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What if Bernie Wins in New York?

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In view of Hillary's big win in the New York primary yesterday, her nomination is all but assured ... Bernie is no longer a serious factor. Assuming Hillary becomes the next president, and that's still a big "IF", we have to hope for a Democratic congress ... As skews13 put it "Clinton won't be able to sign any pro corporate legislation, because Liberals in the Senate will never let it reach her desk."

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It wasn't in the cards for him. The best hope for the middleclass is a Liberal judiciary. That's where the focus has to be. Along with a Democratic Senate. Clinton won't be able to sign any pro corporate legislation, because Liberals in the Senate will never let it reach her desk. If she wins, and the Dems take back the Senate, the Republicans are back benched for at least 6 years, as Senate terms are that long. Bernie has created a Liberal movement with his campaign, and it will be even stronger in the elections in the future. With a solidly Liberal judiciary, including the Supreme Court. The biggest victory of all for Liberals, and the middleclass is forcing the Republican party to move to the left. It will take few years for that to sink in. But as Bernie would say, it's YUUGE.

 

While Senate terms are 6 years, only one-third (approx.) of Senate seats are contested in any 2 year election cycle on a rotating basis, so a Democratic majority this round (let's hope) doesn't guaranteed the GOP is back benched for 6 years.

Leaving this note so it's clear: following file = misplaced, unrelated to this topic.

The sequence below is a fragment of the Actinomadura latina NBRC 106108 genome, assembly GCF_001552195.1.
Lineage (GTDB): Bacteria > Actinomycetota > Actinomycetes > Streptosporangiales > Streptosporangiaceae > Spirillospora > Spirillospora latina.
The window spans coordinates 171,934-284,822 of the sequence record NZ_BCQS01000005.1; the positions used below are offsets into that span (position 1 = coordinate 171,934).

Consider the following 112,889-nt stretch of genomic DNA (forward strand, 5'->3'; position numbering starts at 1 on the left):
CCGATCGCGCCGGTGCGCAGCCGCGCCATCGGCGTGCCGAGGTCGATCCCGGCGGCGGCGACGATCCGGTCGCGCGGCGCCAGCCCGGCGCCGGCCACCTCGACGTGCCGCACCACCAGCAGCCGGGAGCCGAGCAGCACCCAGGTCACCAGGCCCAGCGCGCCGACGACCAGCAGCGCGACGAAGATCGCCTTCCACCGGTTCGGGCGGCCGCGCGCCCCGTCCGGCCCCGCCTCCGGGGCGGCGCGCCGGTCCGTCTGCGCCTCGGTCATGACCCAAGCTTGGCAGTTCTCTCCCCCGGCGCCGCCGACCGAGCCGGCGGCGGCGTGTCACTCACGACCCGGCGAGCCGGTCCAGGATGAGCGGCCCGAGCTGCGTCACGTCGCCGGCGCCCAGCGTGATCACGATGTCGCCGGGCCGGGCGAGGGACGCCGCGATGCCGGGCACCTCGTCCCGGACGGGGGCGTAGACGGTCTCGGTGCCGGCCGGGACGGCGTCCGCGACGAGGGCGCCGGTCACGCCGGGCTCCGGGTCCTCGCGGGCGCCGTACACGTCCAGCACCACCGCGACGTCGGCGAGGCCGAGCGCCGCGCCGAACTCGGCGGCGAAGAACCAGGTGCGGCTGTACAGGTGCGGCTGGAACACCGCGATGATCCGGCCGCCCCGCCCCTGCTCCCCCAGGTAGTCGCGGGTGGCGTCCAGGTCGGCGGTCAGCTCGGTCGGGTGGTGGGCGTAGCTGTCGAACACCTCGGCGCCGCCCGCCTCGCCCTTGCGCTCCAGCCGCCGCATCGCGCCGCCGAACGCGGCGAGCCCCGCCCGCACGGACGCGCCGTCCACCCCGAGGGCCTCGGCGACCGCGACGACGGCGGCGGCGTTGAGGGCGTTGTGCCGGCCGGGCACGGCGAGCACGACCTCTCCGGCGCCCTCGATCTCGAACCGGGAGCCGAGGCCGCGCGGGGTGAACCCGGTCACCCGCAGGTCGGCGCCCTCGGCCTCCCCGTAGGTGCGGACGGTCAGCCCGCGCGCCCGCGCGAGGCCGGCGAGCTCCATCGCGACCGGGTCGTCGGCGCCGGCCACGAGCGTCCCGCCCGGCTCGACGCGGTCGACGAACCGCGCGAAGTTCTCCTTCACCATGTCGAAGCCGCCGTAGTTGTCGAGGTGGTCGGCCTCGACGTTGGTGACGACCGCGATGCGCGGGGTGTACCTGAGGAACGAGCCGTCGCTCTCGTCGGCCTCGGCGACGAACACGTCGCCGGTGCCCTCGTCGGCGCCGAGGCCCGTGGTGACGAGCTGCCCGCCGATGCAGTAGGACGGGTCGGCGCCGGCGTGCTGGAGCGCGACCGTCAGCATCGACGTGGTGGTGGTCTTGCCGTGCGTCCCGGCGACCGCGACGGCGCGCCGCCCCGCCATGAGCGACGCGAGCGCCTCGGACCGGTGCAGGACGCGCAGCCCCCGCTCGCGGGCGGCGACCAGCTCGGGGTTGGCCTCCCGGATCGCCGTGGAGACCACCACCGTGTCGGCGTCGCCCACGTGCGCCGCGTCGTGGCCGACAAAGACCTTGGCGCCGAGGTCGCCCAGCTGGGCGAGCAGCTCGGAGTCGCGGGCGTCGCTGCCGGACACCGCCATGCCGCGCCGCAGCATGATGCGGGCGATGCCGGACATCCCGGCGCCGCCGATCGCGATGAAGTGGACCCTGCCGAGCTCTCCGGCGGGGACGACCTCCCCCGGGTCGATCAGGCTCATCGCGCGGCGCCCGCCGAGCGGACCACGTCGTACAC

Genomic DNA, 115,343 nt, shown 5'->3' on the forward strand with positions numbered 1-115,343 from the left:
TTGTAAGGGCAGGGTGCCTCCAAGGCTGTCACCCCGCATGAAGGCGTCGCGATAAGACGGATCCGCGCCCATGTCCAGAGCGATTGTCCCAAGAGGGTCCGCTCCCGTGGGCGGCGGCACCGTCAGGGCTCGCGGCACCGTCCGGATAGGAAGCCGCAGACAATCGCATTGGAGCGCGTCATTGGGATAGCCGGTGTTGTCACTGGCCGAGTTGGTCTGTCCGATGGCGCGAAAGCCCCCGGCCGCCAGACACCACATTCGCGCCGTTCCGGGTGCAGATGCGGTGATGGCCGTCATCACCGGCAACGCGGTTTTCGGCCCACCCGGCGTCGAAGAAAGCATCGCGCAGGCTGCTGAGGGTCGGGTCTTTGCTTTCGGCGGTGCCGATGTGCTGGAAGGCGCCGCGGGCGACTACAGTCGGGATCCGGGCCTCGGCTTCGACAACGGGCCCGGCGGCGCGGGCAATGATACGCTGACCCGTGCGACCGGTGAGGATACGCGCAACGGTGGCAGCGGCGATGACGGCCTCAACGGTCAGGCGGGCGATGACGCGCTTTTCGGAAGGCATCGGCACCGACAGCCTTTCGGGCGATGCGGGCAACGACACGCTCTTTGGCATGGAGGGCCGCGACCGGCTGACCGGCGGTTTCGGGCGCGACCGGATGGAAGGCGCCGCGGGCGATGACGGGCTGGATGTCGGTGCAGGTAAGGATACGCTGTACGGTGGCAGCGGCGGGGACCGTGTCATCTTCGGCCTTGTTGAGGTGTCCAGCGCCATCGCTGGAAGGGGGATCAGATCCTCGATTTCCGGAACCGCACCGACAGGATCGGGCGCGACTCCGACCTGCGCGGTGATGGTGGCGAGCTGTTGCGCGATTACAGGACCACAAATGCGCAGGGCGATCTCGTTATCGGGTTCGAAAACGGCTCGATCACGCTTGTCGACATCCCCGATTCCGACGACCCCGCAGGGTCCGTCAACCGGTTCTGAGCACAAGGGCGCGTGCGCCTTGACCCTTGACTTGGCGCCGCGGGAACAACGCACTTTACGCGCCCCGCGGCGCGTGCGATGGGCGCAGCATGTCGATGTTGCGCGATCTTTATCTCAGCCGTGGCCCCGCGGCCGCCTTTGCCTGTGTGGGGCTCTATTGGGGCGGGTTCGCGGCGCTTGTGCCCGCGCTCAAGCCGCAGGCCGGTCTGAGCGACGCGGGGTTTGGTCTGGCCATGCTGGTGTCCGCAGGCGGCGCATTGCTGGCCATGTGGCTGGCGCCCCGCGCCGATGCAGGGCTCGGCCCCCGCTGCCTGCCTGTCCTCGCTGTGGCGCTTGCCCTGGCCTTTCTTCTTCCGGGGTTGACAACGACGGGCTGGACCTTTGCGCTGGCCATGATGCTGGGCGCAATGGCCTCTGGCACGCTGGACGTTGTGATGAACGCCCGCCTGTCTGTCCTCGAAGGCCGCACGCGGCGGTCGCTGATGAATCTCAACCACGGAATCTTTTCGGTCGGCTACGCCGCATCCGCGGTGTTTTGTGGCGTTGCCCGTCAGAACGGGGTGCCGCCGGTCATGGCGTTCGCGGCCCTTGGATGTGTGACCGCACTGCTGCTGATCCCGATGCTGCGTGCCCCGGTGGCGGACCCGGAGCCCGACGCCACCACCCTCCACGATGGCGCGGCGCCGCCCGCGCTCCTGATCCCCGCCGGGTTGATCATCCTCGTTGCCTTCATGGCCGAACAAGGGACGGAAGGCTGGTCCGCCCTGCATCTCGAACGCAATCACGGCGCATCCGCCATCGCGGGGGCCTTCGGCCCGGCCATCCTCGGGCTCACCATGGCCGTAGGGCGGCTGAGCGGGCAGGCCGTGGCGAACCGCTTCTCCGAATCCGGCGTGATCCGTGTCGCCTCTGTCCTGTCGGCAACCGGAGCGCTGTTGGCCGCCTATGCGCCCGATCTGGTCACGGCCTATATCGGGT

Bill

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Very disappointing. What is to stop Hillary from appointing fiscal right wingers to the supreme court? This will in no way remove bribery from government. Big money wins again.

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I think it is ironic that the only supposed hope to stop HRC's right-wing corporatist agenda is the Democratic congress that Sanders supporters suggest are corporate whores. Good grief.

 

It is time for the sanctimoniousness to end.

 

Bill

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Citizen's United has made it very hard to stay in office without accepting corporate funding.

 

Politicians usually choose to become Democrats in the first place, because their sentiments are with the ordinary people. Otherwise they would have chosen to be Republicans. So to stay in office, they might take corporate money in return for favorable legislation. But a good part of the agenda of most Democrats is still in favor of their constituencies.

 

A Democratic congress will probably not be able to prevent Hillary from waging unnecessary wars. But it can prevent legislation favorable to corporations from reaching her desk.

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Citizen's United has made it very hard to stay in office without accepting corporate funding.